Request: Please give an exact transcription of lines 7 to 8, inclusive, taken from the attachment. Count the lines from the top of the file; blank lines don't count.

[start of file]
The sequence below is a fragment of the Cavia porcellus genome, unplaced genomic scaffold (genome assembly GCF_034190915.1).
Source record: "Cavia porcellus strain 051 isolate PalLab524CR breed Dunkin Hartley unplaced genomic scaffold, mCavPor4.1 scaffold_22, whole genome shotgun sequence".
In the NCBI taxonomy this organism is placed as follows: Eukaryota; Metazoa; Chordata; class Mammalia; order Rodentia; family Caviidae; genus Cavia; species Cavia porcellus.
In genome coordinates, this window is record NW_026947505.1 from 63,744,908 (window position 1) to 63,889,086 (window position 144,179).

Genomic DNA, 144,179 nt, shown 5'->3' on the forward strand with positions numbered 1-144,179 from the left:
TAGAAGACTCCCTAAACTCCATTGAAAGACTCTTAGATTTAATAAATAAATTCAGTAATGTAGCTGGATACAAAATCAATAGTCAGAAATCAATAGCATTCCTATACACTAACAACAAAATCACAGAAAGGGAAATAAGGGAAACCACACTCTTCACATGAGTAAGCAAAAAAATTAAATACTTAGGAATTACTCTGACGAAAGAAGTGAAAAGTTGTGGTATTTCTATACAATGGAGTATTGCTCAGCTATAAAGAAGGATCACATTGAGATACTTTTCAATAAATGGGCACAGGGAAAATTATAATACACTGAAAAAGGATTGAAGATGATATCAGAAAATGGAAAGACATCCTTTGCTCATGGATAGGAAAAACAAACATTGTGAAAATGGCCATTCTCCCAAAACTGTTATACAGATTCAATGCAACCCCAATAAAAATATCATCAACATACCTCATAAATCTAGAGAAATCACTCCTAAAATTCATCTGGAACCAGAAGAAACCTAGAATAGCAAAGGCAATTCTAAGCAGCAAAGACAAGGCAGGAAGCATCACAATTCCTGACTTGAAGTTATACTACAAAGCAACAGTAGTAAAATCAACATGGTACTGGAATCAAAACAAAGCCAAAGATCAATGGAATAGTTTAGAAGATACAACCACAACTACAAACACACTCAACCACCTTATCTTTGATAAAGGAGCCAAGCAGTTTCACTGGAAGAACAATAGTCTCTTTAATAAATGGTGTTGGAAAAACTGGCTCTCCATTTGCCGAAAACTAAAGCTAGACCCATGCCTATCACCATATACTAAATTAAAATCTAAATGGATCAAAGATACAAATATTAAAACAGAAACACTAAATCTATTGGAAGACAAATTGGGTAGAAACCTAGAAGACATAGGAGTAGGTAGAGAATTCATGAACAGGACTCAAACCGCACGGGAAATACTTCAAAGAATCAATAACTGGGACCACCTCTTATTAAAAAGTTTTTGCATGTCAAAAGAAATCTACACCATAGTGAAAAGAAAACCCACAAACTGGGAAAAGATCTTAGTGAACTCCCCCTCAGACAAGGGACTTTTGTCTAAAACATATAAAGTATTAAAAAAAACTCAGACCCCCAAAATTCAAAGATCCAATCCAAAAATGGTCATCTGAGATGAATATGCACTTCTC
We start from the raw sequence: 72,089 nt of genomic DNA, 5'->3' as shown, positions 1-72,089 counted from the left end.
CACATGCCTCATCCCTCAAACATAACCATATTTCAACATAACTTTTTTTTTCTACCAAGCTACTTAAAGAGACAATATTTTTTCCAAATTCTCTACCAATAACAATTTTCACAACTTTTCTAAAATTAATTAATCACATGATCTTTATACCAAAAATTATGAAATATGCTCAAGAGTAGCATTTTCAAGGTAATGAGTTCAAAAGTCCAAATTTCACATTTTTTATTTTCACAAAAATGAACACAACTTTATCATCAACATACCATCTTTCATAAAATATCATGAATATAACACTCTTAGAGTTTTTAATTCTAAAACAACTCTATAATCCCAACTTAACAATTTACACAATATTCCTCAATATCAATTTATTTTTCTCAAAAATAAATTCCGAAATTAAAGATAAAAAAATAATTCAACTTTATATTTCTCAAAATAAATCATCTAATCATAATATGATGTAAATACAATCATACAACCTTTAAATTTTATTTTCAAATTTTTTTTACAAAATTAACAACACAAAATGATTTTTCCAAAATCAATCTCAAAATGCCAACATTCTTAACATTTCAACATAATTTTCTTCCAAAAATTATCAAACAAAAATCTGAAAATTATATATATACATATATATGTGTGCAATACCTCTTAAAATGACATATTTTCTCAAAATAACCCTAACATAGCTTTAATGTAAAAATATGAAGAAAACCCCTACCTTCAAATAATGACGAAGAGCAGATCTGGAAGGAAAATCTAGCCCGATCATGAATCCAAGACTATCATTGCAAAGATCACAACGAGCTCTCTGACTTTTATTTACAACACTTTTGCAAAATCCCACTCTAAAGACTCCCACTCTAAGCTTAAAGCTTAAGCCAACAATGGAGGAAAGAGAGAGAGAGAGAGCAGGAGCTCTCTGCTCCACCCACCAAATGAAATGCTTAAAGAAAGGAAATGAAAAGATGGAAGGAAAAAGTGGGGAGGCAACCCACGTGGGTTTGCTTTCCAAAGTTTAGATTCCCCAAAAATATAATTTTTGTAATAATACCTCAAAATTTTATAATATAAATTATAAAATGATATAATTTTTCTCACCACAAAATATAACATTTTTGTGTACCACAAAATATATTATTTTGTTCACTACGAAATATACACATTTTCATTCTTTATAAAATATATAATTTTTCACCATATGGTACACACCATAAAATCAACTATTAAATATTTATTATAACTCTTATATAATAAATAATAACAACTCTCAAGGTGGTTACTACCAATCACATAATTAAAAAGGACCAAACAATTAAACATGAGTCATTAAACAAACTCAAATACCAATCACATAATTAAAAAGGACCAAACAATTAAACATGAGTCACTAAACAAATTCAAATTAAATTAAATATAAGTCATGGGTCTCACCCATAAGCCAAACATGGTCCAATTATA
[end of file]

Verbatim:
We start from the raw sequence: 72,089 nt of genomic DNA, 5'->3' as shown, positions 1-72,089 counted from the left end.
CACATGCCTCATCCCTCAAACATAACCATATTTCAACATAACTTTTTTTTTCTACCAAGCTACTTAAAGAGACAATATTTTTTCCAAATTCTCTACCAATAACAATTTTCACAACTTTTCTAAAATTAATTAATCACATGATCTTTATACCAAAAATTATGAAATATGCTCAAGAGTAGCATTTTCAAGGTAATGAGTTCAAAAGTCCAAATTTCACATTTTTTATTTTCACAAAAATGAACACAACTTTATCATCAACATACCATCTTTCATAAAATATCATGAATATAACACTCTTAGAGTTTTTAATTCTAAAACAACTCTATAATCCCAACTTAACAATTTACACAATATTCCTCAATATCAATTTATTTTTCTCAAAAATAAATTCCGAAATTAAAGATAAAAAAATAATTCAACTTTATATTTCTCAAAATAAATCATCTAATCATAATATGATGTAAATACAATCATACAACCTTTAAATTTTATTTTCAAATTTTTTTTACAAAATTAACAACACAAAATGATTTTTCCAAAATCAATCTCAAAATGCCAACATTCTTAACATTTCAACATAATTTTCTTCCAAAAATTATCAAACAAAAATCTGAAAATTATATATATACATATATATGTGTGCAATACCTCTTAAAATGACATATTTTCTCAAAATAACCCTAACATAGCTTTAATGTAAAAATATGAAGAAAACCCCTACCTTCAAATAATGACGAAGAGCAGATCTGGAAGGAAAATCTAGCCCGATCATGAATCCAAGACTATCATTGCAAAGATCACAACGAGCTCTCTGACTTTTATTTACAACACTTTTGCAAAATCCCACTCTAAAGACTCCCACTCTAAGCTTAAAGCTTAAGCCAACAATGGAGGAAAGAGAGAGAGAGAGAGCAGGAGCTCTCTGCTCCACCCACCAAATGAAATGCTTAAAGAAAGGAAATGAAAAGATGGAAGGAAAAAGTGGGGAGGCAACCCACGTGGGTTTGCTTTCCAAAGTTTAGATTCCCCAAAAATATAATTTTTGTAATAATACCTCAAAATTTTATAATATAAATTATAAAATGATATAATTTTTCTCACCACAAAATATAACATTTTTGTGTACCACAAAATATATTATTTTGTTCACTACGAAATATACACATTTTCATTCTTTATAAAATATATAATTTTTCACCATATGGTACACACCATAAAATCAACTATTAAATATTTATTATAACTCTTATATAATAAATAATAACAACTCTCAAGGTGGTTACTACCAATCACATAATTAAAAAGGACCAAACAATTAAACATGAGTCATTAAACAAACTCAAATACCAATCACATAATTAAAAAGGACCAAACAATTAAACATGAGTCACTAAACAAATTCAAATTAAATTAAATATAAGTCATGGGTCTCACCCATAAGCCAAACATGGTCCAATTATA